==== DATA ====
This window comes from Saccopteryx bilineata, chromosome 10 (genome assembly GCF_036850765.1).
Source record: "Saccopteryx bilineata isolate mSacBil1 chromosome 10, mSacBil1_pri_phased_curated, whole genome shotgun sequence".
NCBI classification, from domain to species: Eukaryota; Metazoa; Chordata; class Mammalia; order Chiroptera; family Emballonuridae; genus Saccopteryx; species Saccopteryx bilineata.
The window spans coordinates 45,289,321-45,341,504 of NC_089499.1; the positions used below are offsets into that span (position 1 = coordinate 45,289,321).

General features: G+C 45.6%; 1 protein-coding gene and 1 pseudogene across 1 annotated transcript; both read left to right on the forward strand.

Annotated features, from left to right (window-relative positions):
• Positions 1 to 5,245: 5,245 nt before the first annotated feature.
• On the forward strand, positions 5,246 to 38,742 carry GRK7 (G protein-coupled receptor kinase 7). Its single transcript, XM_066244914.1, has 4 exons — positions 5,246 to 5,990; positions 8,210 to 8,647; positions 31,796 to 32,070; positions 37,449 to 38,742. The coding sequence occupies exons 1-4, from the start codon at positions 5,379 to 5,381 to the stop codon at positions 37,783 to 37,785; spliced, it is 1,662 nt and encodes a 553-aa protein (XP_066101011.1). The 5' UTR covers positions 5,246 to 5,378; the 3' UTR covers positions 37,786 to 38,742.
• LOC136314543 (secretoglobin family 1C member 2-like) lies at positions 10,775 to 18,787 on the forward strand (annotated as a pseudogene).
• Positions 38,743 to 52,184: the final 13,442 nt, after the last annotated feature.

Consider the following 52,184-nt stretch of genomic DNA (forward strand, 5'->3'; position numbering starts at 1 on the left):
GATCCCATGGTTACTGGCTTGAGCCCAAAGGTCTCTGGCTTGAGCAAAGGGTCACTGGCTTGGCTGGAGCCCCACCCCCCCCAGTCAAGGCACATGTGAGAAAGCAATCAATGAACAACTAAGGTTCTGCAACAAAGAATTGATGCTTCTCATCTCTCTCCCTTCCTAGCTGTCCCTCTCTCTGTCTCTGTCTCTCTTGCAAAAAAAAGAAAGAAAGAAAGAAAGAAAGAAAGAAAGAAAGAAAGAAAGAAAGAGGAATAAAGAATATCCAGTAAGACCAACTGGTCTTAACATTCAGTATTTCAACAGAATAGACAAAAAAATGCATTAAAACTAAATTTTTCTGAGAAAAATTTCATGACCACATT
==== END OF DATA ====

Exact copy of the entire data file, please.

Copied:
This window comes from Saccopteryx bilineata, chromosome 10 (genome assembly GCF_036850765.1).
Source record: "Saccopteryx bilineata isolate mSacBil1 chromosome 10, mSacBil1_pri_phased_curated, whole genome shotgun sequence".
NCBI classification, from domain to species: Eukaryota; Metazoa; Chordata; class Mammalia; order Chiroptera; family Emballonuridae; genus Saccopteryx; species Saccopteryx bilineata.
The window spans coordinates 45,289,321-45,341,504 of NC_089499.1; the positions used below are offsets into that span (position 1 = coordinate 45,289,321).

General features: G+C 45.6%; 1 protein-coding gene and 1 pseudogene across 1 annotated transcript; both read left to right on the forward strand.

Annotated features, from left to right (window-relative positions):
• Positions 1 to 5,245: 5,245 nt before the first annotated feature.
• On the forward strand, positions 5,246 to 38,742 carry GRK7 (G protein-coupled receptor kinase 7). Its single transcript, XM_066244914.1, has 4 exons — positions 5,246 to 5,990; positions 8,210 to 8,647; positions 31,796 to 32,070; positions 37,449 to 38,742. The coding sequence occupies exons 1-4, from the start codon at positions 5,379 to 5,381 to the stop codon at positions 37,783 to 37,785; spliced, it is 1,662 nt and encodes a 553-aa protein (XP_066101011.1). The 5' UTR covers positions 5,246 to 5,378; the 3' UTR covers positions 37,786 to 38,742.
• LOC136314543 (secretoglobin family 1C member 2-like) lies at positions 10,775 to 18,787 on the forward strand (annotated as a pseudogene).
• Positions 38,743 to 52,184: the final 13,442 nt, after the last annotated feature.

Consider the following 52,184-nt stretch of genomic DNA (forward strand, 5'->3'; position numbering starts at 1 on the left):
GATCCCATGGTTACTGGCTTGAGCCCAAAGGTCTCTGGCTTGAGCAAAGGGTCACTGGCTTGGCTGGAGCCCCACCCCCCCCAGTCAAGGCACATGTGAGAAAGCAATCAATGAACAACTAAGGTTCTGCAACAAAGAATTGATGCTTCTCATCTCTCTCCCTTCCTAGCTGTCCCTCTCTCTGTCTCTGTCTCTCTTGCAAAAAAAAGAAAGAAAGAAAGAAAGAAAGAAAGAAAGAAAGAAAGAAAGAAAGAGGAATAAAGAATATCCAGTAAGACCAACTGGTCTTAACATTCAGTATTTCAACAGAATAGACAAAAAAATGCATTAAAACTAAATTTTTCTGAGAAAAATTTCATGACCACATT